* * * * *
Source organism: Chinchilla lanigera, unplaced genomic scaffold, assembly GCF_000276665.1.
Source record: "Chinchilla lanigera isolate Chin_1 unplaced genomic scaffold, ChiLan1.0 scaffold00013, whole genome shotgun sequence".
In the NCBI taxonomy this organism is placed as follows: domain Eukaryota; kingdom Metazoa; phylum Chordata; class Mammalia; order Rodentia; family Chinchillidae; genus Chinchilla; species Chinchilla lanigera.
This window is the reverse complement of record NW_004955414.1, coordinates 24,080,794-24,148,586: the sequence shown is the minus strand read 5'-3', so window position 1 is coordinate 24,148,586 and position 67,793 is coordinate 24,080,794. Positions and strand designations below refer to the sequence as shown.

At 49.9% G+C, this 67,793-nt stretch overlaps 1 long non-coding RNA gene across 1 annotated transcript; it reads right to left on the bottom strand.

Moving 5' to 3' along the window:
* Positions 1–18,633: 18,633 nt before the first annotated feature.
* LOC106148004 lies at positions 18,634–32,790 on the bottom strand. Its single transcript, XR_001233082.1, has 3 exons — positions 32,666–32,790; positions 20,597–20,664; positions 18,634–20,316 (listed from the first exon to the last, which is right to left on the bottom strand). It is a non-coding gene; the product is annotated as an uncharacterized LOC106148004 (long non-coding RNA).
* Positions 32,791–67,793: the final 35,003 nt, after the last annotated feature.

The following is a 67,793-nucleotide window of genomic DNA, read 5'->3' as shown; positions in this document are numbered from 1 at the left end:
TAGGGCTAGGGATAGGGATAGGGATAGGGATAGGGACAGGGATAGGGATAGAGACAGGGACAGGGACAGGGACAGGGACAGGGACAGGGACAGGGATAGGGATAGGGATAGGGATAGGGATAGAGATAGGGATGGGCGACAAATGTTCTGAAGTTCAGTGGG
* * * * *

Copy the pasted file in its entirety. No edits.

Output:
Source organism: Chinchilla lanigera, unplaced genomic scaffold, assembly GCF_000276665.1.
Source record: "Chinchilla lanigera isolate Chin_1 unplaced genomic scaffold, ChiLan1.0 scaffold00013, whole genome shotgun sequence".
In the NCBI taxonomy this organism is placed as follows: domain Eukaryota; kingdom Metazoa; phylum Chordata; class Mammalia; order Rodentia; family Chinchillidae; genus Chinchilla; species Chinchilla lanigera.
This window is the reverse complement of record NW_004955414.1, coordinates 24,080,794-24,148,586: the sequence shown is the minus strand read 5'-3', so window position 1 is coordinate 24,148,586 and position 67,793 is coordinate 24,080,794. Positions and strand designations below refer to the sequence as shown.

At 49.9% G+C, this 67,793-nt stretch overlaps 1 long non-coding RNA gene across 1 annotated transcript; it reads right to left on the bottom strand.

Moving 5' to 3' along the window:
* Positions 1–18,633: 18,633 nt before the first annotated feature.
* LOC106148004 lies at positions 18,634–32,790 on the bottom strand. Its single transcript, XR_001233082.1, has 3 exons — positions 32,666–32,790; positions 20,597–20,664; positions 18,634–20,316 (listed from the first exon to the last, which is right to left on the bottom strand). It is a non-coding gene; the product is annotated as an uncharacterized LOC106148004 (long non-coding RNA).
* Positions 32,791–67,793: the final 35,003 nt, after the last annotated feature.

The following is a 67,793-nucleotide window of genomic DNA, read 5'->3' as shown; positions in this document are numbered from 1 at the left end:
TAGGGCTAGGGATAGGGATAGGGATAGGGATAGGGACAGGGATAGGGATAGAGACAGGGACAGGGACAGGGACAGGGACAGGGACAGGGACAGGGATAGGGATAGGGATAGGGATAGGGATAGAGATAGGGATGGGCGACAAATGTTCTGAAGTTCAGTGGG